BACKGROUND: Fishery is a hazardous occupation and fatigue may contribute to the observed risks. This study aims to investigate the association between workload and fatigue among Danish fishermen.
MATERIALS AND METHODS: The cross-sectional survey of demographic characteristics and self-reported exposure and health data was performed on a random sample of 270 active fishermen. We applied the validated Multidimensional Fatigue Inventory (MFI-20) to assess the degrees of the different dimensions of perceived fatigue. We estimated physical workload using questions regarding the frequency of seven physical work activities and analysed the association between fatigue and workload using multiple linear regressions.
RESULTS: The mean fatigue scores were 9.18 (SD 3.58) for general fatigue, 9.05 (SD 3.36) for physical fatigue, 7.57 (SD 3.03) for reduced activity and 7.16 (SD 3.07) for mental fatigue. Highest levels of fatigue were observed among fishermen at Danish seiners (mean 10.21), and fatigue scores decreased with more days at sea. However, none of these results were significant. Adjusted analyses showed that physical workload was significantly related to general fatigue (b = 0.20, 95% CI: 0.12-0.28), physical fatigue (b = 0.10, 95% CI: 0.04-0.16) and mental fatigue (b = 0.09, 95% CI: 0.01-0.16). Reduced activity was unrelated to work exposures.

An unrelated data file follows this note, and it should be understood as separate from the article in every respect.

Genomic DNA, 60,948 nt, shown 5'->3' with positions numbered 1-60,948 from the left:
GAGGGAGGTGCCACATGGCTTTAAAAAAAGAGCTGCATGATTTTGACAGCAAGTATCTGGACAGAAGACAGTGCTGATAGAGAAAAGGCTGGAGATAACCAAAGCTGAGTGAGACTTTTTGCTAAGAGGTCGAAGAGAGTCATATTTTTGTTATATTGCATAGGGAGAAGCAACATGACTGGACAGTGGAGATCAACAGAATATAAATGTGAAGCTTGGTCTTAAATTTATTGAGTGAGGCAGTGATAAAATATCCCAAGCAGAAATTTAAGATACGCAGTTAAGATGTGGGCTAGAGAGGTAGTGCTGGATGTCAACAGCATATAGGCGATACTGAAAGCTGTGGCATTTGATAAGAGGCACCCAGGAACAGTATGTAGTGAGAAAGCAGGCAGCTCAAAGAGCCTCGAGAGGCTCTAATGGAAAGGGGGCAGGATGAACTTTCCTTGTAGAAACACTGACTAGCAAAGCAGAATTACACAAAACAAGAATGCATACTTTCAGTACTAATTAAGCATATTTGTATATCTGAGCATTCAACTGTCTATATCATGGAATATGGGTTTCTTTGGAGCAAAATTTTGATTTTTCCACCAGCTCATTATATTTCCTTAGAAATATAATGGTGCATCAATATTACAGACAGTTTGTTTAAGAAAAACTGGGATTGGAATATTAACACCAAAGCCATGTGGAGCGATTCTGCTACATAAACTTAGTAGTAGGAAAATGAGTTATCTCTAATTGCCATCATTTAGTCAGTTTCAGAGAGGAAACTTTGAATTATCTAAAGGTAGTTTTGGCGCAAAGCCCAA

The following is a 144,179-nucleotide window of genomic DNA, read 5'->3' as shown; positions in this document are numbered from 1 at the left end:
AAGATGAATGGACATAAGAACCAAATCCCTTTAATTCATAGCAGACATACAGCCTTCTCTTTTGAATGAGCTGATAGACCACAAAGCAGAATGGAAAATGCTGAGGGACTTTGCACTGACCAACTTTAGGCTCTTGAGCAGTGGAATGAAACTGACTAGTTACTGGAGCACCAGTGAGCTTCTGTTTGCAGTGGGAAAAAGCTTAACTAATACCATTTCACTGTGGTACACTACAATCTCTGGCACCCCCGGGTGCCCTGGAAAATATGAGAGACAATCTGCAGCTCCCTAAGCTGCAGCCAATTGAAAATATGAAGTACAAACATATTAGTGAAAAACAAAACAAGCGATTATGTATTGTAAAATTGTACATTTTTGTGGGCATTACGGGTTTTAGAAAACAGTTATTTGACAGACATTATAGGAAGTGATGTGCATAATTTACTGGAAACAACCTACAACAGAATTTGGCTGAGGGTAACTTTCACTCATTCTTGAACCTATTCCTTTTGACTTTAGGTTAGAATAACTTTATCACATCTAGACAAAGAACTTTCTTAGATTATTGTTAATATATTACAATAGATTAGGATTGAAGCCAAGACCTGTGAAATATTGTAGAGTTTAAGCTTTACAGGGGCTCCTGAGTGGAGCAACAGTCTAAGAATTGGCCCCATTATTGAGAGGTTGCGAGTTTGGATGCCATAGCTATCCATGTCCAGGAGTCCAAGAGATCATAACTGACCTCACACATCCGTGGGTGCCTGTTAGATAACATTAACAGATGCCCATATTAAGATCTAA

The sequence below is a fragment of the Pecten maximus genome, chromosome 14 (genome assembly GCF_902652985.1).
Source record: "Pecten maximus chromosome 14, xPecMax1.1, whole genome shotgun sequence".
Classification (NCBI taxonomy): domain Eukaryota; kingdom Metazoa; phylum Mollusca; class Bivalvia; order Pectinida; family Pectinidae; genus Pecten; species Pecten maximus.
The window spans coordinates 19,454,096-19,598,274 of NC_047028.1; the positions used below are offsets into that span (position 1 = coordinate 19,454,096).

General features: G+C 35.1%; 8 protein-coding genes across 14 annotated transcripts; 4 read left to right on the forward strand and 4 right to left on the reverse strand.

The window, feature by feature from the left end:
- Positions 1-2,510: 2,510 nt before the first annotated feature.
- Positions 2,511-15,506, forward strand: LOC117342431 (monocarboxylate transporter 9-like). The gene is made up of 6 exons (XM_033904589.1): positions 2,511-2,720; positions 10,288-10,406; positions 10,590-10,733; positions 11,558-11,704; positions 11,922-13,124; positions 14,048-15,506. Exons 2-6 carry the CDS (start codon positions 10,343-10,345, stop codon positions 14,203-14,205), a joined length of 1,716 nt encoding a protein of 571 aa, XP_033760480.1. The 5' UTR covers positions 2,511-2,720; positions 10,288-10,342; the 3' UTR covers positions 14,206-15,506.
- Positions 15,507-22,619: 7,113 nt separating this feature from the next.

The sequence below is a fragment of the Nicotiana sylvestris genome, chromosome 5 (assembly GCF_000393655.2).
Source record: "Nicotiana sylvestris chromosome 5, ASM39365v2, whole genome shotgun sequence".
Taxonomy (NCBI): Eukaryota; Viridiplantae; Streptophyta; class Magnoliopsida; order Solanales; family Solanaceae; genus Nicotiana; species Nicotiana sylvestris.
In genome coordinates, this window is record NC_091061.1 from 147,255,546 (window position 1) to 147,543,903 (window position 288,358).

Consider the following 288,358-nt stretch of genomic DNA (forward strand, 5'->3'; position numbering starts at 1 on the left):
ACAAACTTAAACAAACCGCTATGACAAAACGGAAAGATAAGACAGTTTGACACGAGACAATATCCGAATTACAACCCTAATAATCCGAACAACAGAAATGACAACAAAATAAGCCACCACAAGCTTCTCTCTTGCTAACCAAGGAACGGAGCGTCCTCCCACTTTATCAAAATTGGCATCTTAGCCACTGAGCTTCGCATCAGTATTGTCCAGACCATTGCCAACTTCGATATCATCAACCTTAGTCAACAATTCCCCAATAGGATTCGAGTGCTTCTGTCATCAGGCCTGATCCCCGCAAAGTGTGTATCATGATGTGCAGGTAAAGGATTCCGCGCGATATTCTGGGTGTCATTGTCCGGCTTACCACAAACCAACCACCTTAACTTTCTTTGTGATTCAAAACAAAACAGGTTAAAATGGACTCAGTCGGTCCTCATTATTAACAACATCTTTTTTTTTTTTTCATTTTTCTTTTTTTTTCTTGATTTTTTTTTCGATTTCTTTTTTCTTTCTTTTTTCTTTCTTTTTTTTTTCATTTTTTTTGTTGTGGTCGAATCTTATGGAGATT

CONCLUSIONS: General fatigue was the dominant fatigue dimension among Danish fishermen and it is mostly associated with physical workload. Physical workload was additionally significantly associated to the levels of physical and mental fatigue. Fishermen had a lower average score for all fatigue dimensions compared to those seen in general Danish working population. Prospective studies are required to assess whether the identified associations are causal.